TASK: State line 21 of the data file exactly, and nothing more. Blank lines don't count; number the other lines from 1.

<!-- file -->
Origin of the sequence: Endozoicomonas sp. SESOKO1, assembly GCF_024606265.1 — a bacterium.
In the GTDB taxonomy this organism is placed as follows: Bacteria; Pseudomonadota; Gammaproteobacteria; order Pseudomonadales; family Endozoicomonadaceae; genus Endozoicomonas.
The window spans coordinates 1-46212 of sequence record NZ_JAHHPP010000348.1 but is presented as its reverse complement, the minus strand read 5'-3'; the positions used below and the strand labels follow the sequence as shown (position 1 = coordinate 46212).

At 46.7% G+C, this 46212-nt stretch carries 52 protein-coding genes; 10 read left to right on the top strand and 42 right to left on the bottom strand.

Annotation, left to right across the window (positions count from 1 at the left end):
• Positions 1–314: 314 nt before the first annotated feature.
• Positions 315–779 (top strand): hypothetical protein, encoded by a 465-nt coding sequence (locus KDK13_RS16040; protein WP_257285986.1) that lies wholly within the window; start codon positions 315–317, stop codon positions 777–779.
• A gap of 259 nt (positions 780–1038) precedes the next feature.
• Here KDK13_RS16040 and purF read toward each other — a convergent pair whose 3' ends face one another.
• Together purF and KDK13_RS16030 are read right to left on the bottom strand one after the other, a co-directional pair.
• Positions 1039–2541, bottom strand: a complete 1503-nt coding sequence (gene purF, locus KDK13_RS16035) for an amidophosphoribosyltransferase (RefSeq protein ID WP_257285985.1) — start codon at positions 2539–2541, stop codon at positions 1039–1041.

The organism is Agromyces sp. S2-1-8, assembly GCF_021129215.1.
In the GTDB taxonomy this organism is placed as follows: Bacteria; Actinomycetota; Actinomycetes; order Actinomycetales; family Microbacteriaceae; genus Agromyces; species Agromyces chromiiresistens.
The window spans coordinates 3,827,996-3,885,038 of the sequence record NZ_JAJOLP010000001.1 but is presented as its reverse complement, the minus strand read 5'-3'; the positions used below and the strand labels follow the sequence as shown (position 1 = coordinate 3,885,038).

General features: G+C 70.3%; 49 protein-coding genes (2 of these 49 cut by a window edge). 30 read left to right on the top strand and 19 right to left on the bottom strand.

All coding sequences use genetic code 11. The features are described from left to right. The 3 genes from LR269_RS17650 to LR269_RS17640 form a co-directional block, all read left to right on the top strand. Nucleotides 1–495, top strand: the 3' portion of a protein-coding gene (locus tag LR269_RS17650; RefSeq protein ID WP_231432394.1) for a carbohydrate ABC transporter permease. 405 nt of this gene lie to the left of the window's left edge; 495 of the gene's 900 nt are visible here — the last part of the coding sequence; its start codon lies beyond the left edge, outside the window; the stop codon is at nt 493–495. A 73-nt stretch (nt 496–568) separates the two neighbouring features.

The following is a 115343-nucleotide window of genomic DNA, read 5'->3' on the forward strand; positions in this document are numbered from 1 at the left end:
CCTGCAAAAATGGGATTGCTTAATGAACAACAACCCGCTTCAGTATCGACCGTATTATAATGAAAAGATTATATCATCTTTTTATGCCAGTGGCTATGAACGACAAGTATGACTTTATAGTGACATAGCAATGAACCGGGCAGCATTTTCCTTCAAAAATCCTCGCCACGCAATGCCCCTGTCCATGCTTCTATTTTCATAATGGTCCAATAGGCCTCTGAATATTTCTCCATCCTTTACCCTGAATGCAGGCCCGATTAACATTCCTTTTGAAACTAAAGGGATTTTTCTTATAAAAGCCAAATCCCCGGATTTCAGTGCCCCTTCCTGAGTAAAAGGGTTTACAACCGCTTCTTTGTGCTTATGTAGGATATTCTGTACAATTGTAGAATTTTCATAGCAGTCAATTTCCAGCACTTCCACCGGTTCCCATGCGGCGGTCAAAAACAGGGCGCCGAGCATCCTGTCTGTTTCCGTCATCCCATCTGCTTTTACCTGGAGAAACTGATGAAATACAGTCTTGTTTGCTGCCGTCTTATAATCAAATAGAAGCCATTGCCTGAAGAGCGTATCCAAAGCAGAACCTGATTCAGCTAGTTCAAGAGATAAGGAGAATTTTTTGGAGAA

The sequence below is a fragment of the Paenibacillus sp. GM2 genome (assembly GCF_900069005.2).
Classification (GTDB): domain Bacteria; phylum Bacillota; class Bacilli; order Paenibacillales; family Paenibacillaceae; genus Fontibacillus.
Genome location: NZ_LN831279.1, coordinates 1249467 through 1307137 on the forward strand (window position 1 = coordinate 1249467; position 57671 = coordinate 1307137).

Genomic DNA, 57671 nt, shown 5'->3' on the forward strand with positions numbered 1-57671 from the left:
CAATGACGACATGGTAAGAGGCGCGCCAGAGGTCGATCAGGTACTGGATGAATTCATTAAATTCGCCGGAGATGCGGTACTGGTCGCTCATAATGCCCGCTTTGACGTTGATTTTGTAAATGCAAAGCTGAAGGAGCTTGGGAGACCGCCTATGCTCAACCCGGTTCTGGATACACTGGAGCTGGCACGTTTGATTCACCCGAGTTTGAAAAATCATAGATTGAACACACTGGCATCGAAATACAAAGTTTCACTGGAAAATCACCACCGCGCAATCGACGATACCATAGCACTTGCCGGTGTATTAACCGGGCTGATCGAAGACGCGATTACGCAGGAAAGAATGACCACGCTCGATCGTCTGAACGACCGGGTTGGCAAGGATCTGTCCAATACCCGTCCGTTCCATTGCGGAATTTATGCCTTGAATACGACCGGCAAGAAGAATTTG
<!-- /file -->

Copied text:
Genome location: NZ_LN831279.1, coordinates 1249467 through 1307137 on the forward strand (window position 1 = coordinate 1249467; position 57671 = coordinate 1307137).